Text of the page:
Cyber security is the practice of defending computers, servers, mobile devices, electronic systems, networks, and data from malicious attacks.
It’s also known as information technology security or electronic information security. The term applies in a variety of contexts, from business to mobile computing, and can be divided into a few common categories.
- Network security is the practice of securing a computer network from intruders, whether targeted attackers or opportunistic malware.
- Application security focuses on keeping software and devices free of threats. A compromised application could provide access to the data its designed to protect. Successful security begins in the design stage, well before a program or device is deployed.
- Information security protects the integrity and privacy of data, both in storage and in transit.
- Operational security includes the processes and decisions for handling and protecting data assets. The permissions users have when accessing a network and the procedures that determine how and where data may be stored or shared all fall under this umbrella.
- Disaster recovery and business continuity define how an organization responds to a cyber-security incident or any other event that causes the loss of operations or data. Disaster recovery policies dictate how the organization restores its operations and information to return to the same operating capacity as before the event. Business continuity is the plan the organization falls back on while trying to operate without certain resources.
- End-user education addresses the most unpredictable cyber-security factor: people. Anyone can accidentally introduce a virus to an otherwise secure system by failing to follow good security practices. Teaching users to delete suspicious email attachments, not plug in unidentified USB drives, and various other important lessons is vital for the security of any organization.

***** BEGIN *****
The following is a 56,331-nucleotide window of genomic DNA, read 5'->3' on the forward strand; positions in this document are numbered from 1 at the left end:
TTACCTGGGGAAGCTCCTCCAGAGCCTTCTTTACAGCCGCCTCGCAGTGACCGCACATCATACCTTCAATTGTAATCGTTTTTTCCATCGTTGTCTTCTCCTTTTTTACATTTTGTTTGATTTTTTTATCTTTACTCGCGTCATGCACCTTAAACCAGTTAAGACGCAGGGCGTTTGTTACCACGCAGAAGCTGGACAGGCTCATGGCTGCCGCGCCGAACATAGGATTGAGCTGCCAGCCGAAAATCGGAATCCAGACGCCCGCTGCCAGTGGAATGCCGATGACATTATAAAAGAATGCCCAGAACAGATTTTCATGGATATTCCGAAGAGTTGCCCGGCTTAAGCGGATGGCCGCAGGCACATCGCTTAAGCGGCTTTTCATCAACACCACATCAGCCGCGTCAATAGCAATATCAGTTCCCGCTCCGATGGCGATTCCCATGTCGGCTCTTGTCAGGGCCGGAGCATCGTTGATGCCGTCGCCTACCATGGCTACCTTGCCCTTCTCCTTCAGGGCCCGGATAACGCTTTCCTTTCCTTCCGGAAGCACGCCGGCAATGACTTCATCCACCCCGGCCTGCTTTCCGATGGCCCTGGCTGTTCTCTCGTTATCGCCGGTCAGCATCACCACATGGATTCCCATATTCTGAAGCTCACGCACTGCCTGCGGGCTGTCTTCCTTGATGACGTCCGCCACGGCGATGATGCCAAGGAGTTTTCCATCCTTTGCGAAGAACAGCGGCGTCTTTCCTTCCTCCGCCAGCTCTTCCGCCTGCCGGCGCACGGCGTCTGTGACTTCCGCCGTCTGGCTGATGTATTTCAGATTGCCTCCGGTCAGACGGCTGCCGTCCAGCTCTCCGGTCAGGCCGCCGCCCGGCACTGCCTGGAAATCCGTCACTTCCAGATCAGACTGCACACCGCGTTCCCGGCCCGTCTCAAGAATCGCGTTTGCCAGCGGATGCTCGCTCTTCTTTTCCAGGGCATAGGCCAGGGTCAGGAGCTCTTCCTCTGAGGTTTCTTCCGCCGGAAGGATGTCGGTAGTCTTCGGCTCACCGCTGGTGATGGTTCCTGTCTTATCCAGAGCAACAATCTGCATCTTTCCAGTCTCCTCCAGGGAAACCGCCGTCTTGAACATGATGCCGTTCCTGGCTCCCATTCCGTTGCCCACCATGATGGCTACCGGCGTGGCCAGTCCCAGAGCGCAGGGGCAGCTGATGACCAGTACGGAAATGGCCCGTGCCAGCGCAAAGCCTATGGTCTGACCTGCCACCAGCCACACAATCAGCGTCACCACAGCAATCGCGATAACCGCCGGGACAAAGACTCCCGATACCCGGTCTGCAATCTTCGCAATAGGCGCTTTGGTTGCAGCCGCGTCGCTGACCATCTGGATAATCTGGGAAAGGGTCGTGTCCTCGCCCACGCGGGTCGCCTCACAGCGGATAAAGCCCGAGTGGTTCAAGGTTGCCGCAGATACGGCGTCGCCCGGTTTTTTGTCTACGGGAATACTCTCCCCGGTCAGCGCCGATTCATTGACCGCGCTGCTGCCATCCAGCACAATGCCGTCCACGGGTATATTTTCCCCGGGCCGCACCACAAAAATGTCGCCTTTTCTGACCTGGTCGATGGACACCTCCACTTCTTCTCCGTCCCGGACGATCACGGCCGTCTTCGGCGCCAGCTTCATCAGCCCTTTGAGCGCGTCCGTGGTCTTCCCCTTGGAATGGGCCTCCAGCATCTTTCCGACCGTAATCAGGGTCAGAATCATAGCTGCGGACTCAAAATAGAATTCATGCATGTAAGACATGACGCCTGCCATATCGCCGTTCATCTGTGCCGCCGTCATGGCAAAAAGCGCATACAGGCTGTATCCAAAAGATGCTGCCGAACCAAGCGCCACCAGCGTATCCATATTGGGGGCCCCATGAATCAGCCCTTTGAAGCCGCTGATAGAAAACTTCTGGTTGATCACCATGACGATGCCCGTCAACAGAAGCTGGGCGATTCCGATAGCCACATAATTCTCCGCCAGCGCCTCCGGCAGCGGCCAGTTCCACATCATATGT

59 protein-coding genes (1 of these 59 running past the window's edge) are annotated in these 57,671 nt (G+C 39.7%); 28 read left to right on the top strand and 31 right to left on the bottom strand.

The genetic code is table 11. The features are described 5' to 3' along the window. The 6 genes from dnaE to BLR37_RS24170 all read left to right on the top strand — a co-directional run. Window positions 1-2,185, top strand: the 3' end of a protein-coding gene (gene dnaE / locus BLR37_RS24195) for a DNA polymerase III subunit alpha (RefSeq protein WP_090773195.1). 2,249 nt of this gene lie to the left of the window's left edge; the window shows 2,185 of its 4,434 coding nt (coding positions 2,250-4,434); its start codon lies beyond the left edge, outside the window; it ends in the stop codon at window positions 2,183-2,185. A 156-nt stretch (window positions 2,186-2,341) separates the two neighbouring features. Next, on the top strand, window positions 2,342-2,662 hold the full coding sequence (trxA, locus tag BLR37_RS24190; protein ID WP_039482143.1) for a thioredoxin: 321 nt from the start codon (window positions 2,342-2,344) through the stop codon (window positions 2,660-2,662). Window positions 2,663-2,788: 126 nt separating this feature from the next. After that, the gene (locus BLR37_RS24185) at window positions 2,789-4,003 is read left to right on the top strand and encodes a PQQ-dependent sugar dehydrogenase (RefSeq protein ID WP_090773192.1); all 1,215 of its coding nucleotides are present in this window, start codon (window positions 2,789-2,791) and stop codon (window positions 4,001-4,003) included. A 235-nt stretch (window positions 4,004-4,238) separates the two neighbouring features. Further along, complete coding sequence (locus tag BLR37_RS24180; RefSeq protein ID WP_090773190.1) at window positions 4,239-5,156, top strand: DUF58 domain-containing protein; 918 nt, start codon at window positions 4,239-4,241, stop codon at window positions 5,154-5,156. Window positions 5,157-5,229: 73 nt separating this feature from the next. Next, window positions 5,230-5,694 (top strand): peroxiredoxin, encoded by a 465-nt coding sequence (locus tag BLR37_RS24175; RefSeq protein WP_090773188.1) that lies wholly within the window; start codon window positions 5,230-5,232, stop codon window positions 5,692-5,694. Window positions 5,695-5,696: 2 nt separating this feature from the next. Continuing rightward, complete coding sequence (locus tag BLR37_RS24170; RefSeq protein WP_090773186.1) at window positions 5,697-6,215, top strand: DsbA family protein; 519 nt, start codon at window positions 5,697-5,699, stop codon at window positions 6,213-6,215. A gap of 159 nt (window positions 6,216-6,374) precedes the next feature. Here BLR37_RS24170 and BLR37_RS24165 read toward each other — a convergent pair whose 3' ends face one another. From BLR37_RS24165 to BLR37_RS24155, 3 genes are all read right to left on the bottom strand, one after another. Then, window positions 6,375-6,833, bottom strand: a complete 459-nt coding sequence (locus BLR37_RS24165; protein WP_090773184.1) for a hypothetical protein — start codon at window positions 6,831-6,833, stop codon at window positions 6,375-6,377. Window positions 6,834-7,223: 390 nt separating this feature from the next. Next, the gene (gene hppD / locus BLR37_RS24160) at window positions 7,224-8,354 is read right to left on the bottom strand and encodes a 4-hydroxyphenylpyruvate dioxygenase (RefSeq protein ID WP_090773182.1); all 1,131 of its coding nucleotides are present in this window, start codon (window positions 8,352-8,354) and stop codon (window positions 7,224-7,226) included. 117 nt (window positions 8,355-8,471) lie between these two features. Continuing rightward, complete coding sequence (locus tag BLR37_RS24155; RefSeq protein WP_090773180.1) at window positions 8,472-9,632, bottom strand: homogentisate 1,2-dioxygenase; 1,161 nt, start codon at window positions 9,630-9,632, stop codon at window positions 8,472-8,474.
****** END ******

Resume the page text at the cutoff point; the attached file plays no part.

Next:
The scale of the cyber threat
The global cyber threat continues to evolve at a rapid pace, with a rising number of data breaches each year. A report by RiskBased Security revealed that a shocking 7.9 billion records have been exposed by data breaches in the first nine months of 2019 alone. This figure is more than double (112%) the number of records exposed in the same period in 2018.
Medical services, retailers and public entities experienced the most breaches, with malicious criminals responsible for most incidents. Some of these sectors are more appealing to cybercriminals because they collect financial and medical data, but all businesses that use networks can be targeted for customer data, corporate espionage, or customer attacks.
With the scale of the cyber threat set to continue to rise, the International Data Corporation predicts that worldwide spending on cyber-security solutions will reach a massive $133.7 billion by 2022. Governments across the globe have responded to the rising cyber threat with guidance to help organizations implement effective cyber-security practices.
In the U.S., the National Institute of Standards and Technology (NIST) has created a cyber-security framework. To combat the proliferation of malicious code and aid in early detection, the framework recommends continuous, real-time monitoring of all electronic resources.
The importance of system monitoring is echoed in the “10 steps to cyber security”, guidance provided by the U.K. government’s National Cyber Security Centre. In Australia, The Australian Cyber Security Centre (ACSC) regularly publishes guidance on how organizations can counter the latest cyber-security threats.